Netflix just added Mad Men to its streaming options the other week, and I’d heard so much about it that I couldn’t resist diving in to see what all the fuss was. (One of the nice things about not having television? The world is my guinea pig. I usually don’t start watching shows until I know they’re worth my time in the long run.) Anyway, I told Denisa about the premise, and we were skeptical (60s advertising office? Really?) but we gave it a shot.
First off, my thoughts on the show in general: it’s a strange beast, but I can’t stop watching. Hardly any of the characters are really appealing, and yet I root for them anyway. Maybe that implies some sort of a moral flaw in my own personality. I mean, the main character is a drinking, narcissistic adulterer–and I want him to succeed. Why is that? Mainly because he’s better than 90% of the other characters portrayed in the series. And he’s got a wife I really want to be happy. She deserves him stepping up and being a better man.
There are overarching plot lines and character developments, and those are all fascinating, but in the end, this show succeeds so well because it presents us with a slice of life that’s totally foreign to what we’re familiar with. And that’s what I wanted to write about.
So often, I think we make the assumption that other cultures and civilizations can be understood by us with relatively little exertion. People are all people, after all. They want the same things. Breathe the same air. There are universal constants, right?
But then I watch a show like Mad Men–which occurs in America just 50 years ago, and I completely don’t understand the people in the show. They might as well be in another country. Their values are not my values. The way women are treated, the way men are basically lords of whatever they feel like doing, the blatant racism, (the constant drinking and smoking, which–while foreign to me–I assume still happens today in some circles). It’s hard for me to believe that our culture has come so far in such a short time. I mean, these are basically my grandparents. The ones who spoiled me and were always genial and funny.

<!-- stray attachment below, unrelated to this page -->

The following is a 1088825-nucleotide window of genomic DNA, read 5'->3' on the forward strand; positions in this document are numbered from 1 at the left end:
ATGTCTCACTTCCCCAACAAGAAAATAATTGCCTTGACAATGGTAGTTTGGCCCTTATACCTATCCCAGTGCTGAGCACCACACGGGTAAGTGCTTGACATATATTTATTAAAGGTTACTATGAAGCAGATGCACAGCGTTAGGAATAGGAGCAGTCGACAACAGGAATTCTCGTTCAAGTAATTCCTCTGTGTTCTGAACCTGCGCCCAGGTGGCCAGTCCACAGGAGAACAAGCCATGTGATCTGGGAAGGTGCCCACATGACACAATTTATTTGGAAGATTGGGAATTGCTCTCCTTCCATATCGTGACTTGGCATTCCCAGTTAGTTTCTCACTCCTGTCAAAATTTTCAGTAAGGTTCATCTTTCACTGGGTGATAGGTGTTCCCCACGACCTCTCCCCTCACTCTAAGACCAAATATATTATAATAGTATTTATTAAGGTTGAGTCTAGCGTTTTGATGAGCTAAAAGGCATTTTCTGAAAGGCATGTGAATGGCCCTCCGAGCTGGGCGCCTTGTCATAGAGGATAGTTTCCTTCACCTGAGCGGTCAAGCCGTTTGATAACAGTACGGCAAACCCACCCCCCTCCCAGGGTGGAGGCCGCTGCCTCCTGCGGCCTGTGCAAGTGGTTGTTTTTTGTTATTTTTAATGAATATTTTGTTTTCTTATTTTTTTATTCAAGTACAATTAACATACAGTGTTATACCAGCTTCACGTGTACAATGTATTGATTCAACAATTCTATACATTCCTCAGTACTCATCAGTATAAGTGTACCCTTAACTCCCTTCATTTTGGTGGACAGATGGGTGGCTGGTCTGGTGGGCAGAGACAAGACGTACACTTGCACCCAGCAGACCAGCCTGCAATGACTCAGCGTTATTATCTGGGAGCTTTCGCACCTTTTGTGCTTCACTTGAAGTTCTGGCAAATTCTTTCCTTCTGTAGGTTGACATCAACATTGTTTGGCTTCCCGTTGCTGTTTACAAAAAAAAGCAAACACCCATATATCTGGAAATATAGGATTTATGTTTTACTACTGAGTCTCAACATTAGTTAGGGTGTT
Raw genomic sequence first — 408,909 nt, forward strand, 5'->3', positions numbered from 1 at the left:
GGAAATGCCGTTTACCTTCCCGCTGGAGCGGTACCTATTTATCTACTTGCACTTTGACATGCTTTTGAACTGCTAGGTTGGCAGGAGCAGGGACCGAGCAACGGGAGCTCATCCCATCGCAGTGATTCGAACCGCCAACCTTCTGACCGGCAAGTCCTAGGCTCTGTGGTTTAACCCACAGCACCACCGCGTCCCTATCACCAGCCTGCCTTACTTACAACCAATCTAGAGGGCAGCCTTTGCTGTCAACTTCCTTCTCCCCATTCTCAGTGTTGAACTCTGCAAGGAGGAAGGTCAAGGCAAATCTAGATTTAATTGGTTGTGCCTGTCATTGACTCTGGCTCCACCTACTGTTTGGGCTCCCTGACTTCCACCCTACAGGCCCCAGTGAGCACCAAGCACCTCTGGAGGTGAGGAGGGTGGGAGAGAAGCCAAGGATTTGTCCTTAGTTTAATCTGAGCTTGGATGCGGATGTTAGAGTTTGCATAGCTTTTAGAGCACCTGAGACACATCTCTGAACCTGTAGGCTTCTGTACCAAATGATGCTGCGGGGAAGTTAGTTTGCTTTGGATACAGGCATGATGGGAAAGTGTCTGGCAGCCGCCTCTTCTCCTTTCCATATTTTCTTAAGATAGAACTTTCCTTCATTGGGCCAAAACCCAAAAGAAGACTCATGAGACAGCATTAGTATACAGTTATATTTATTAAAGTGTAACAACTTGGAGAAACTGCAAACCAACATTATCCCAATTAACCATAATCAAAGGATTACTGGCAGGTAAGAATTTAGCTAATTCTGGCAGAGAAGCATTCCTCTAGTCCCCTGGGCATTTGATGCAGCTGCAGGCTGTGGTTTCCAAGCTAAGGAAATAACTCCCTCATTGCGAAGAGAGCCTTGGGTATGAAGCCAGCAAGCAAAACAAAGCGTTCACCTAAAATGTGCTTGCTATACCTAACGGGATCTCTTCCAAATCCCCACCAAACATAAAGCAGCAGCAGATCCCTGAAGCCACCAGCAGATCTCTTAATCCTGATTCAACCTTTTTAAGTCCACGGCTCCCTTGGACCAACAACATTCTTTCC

Was this really how life was like then?
In some ways, I’m sure it was. All the smoking, for one thing. It’s so easy to look at it now and sort of scoff at their attitudes to cigarettes. Even the doctors are puffing away at them in the examination rooms. But then again, what will people fifty years from now think about some of the things we do today? Things we all assume are just fine and dandy, but which prove to be really dangerous. Lead paint used to be the bee’s knees, after all. Now if you find any of the stuff in your house, you practically have to call in a hazmat team. Are cell phones like that? Wifi signals? Artificial sweeteners? Who knows. We shouldn’t forget that science is all too eager to jump in feet first in the name of “progress” and “innovation.”
But I digress.
In other areas, I’m not sure if Mad Men does a good job portraying an era. But they put in details from that time period that make you believe it, whether it’s true or not. I loved how in one episode, one of the secretaries has just seen The Apartment, in which a secretary is used by her boss–just for sex. She’s being used in the same way, and it makes her reevaluate her relationship. Using pop culture of the time to inform actions of the plot? Fantastic. Then there’s the constant Kennedy/Nixon references, all of which take on layers of meaning because we as viewers know the future of these people already.
True or not, the show’s brilliant.
What I’m trying to get at is that in the space of two generations, life has fundamentally shifted in America. Yes, there are certainly chain smoking, drinking, chauvinistic, racist alcoholics out there today, but I’d like to think that they’re not as uniformly accepted as these characters are. And this is in the same country, in less than half a century. How in the world can anyone pretend to understand a culture that lived a thousand years ago? You can study it, you can know as much as you want to about it, but until you see that culture living and breathing in front of you, I don’t imagine you’ll really have a clue about it–and even then, good luck understanding it.
It’s really easy to sit back and cherry pick what a culture is doing “wrong.” But that’s using your own worldview to evaluate someone else’s. They’d have just as easy of a time pointing out the flaws in what you do. Being richer doesn’t make you right. Being more technologically advanced doesn’t make you better.
And . . . I’ll get off my soap box for now.
In any case, I’d be interested in hearing from any Mad Men fans out there who actually were alive in the early 60s and remember what it was like. How true to life does Mad Men feel?